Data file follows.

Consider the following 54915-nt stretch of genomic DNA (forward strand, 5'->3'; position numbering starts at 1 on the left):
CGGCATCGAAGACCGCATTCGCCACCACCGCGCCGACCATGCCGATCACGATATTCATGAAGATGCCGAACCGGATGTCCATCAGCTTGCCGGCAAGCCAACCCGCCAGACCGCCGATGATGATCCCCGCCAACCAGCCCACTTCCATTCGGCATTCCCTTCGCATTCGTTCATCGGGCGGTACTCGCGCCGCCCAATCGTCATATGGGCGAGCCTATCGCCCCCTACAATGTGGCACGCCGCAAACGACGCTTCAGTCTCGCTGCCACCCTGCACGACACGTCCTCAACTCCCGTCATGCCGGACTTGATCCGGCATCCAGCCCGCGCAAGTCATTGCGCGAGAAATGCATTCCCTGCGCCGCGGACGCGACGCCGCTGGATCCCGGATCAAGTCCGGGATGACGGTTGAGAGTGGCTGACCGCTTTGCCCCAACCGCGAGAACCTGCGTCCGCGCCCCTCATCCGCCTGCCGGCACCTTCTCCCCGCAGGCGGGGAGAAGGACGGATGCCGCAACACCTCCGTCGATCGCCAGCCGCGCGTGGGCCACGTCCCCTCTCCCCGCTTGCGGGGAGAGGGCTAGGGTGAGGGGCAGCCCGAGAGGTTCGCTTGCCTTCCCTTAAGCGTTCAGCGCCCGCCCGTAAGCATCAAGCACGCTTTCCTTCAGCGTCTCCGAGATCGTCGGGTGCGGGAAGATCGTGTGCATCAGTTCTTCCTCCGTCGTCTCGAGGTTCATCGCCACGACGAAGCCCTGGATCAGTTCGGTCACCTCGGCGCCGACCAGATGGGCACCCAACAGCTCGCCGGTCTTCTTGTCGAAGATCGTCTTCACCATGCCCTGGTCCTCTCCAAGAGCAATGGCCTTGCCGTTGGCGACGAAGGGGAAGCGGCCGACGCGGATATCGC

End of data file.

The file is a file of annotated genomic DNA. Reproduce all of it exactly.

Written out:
Consider the following 54915-nt stretch of genomic DNA (forward strand, 5'->3'; position numbering starts at 1 on the left):
CGGCATCGAAGACCGCATTCGCCACCACCGCGCCGACCATGCCGATCACGATATTCATGAAGATGCCGAACCGGATGTCCATCAGCTTGCCGGCAAGCCAACCCGCCAGACCGCCGATGATGATCCCCGCCAACCAGCCCACTTCCATTCGGCATTCCCTTCGCATTCGTTCATCGGGCGGTACTCGCGCCGCCCAATCGTCATATGGGCGAGCCTATCGCCCCCTACAATGTGGCACGCCGCAAACGACGCTTCAGTCTCGCTGCCACCCTGCACGACACGTCCTCAACTCCCGTCATGCCGGACTTGATCCGGCATCCAGCCCGCGCAAGTCATTGCGCGAGAAATGCATTCCCTGCGCCGCGGACGCGACGCCGCTGGATCCCGGATCAAGTCCGGGATGACGGTTGAGAGTGGCTGACCGCTTTGCCCCAACCGCGAGAACCTGCGTCCGCGCCCCTCATCCGCCTGCCGGCACCTTCTCCCCGCAGGCGGGGAGAAGGACGGATGCCGCAACACCTCCGTCGATCGCCAGCCGCGCGTGGGCCACGTCCCCTCTCCCCGCTTGCGGGGAGAGGGCTAGGGTGAGGGGCAGCCCGAGAGGTTCGCTTGCCTTCCCTTAAGCGTTCAGCGCCCGCCCGTAAGCATCAAGCACGCTTTCCTTCAGCGTCTCCGAGATCGTCGGGTGCGGGAAGATCGTGTGCATCAGTTCTTCCTCCGTCGTCTCGAGGTTCATCGCCACGACGAAGCCCTGGATCAGTTCGGTCACCTCGGCGCCGACCAGATGGGCACCCAACAGCTCGCCGGTCTTCTTGTCGAAGATCGTCTTCACCATGCCCTGGTCCTCTCCAAGAGCAATGGCCTTGCCGTTGGCGACGAAGGGGAAGCGGCCGACGCGGATATCGC